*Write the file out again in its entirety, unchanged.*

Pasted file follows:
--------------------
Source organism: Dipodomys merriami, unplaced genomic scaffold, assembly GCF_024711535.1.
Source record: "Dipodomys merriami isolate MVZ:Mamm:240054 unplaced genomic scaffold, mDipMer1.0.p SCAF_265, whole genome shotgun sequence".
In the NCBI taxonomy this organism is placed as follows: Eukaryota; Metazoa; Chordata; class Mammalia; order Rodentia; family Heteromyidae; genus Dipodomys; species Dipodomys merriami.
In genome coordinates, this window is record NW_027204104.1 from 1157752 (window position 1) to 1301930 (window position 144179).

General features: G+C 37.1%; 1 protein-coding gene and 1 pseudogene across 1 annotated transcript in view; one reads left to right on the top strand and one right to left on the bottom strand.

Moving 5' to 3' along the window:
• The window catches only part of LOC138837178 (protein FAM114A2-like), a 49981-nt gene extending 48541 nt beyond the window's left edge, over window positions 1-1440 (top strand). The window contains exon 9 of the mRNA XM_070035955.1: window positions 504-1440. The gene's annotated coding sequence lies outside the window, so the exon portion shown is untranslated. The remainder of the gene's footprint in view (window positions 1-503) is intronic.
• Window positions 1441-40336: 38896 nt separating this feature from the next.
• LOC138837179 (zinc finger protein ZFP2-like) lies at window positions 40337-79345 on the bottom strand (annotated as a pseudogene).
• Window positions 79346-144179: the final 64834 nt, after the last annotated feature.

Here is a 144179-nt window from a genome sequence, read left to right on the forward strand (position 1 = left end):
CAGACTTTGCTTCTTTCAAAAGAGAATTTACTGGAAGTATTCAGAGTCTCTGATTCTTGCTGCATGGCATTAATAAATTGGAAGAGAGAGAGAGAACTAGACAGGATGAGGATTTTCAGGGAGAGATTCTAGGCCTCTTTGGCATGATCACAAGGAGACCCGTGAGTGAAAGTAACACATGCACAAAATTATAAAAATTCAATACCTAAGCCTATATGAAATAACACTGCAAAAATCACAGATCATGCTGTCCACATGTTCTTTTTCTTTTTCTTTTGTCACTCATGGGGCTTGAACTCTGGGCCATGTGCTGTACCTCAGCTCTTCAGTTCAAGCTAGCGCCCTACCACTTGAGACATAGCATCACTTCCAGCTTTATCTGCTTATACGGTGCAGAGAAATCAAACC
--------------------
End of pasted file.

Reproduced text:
Source organism: Dipodomys merriami, unplaced genomic scaffold, assembly GCF_024711535.1.
Source record: "Dipodomys merriami isolate MVZ:Mamm:240054 unplaced genomic scaffold, mDipMer1.0.p SCAF_265, whole genome shotgun sequence".
In the NCBI taxonomy this organism is placed as follows: Eukaryota; Metazoa; Chordata; class Mammalia; order Rodentia; family Heteromyidae; genus Dipodomys; species Dipodomys merriami.
In genome coordinates, this window is record NW_027204104.1 from 1157752 (window position 1) to 1301930 (window position 144179).

General features: G+C 37.1%; 1 protein-coding gene and 1 pseudogene across 1 annotated transcript in view; one reads left to right on the top strand and one right to left on the bottom strand.

Moving 5' to 3' along the window:
• The window catches only part of LOC138837178 (protein FAM114A2-like), a 49981-nt gene extending 48541 nt beyond the window's left edge, over window positions 1-1440 (top strand). The window contains exon 9 of the mRNA XM_070035955.1: window positions 504-1440. The gene's annotated coding sequence lies outside the window, so the exon portion shown is untranslated. The remainder of the gene's footprint in view (window positions 1-503) is intronic.
• Window positions 1441-40336: 38896 nt separating this feature from the next.
• LOC138837179 (zinc finger protein ZFP2-like) lies at window positions 40337-79345 on the bottom strand (annotated as a pseudogene).
• Window positions 79346-144179: the final 64834 nt, after the last annotated feature.

Here is a 144179-nt window from a genome sequence, read left to right on the forward strand (position 1 = left end):
CAGACTTTGCTTCTTTCAAAAGAGAATTTACTGGAAGTATTCAGAGTCTCTGATTCTTGCTGCATGGCATTAATAAATTGGAAGAGAGAGAGAGAACTAGACAGGATGAGGATTTTCAGGGAGAGATTCTAGGCCTCTTTGGCATGATCACAAGGAGACCCGTGAGTGAAAGTAACACATGCACAAAATTATAAAAATTCAATACCTAAGCCTATATGAAATAACACTGCAAAAATCACAGATCATGCTGTCCACATGTTCTTTTTCTTTTTCTTTTGTCACTCATGGGGCTTGAACTCTGGGCCATGTGCTGTACCTCAGCTCTTCAGTTCAAGCTAGCGCCCTACCACTTGAGACATAGCATCACTTCCAGCTTTATCTGCTTATACGGTGCAGAGAAATCAAACC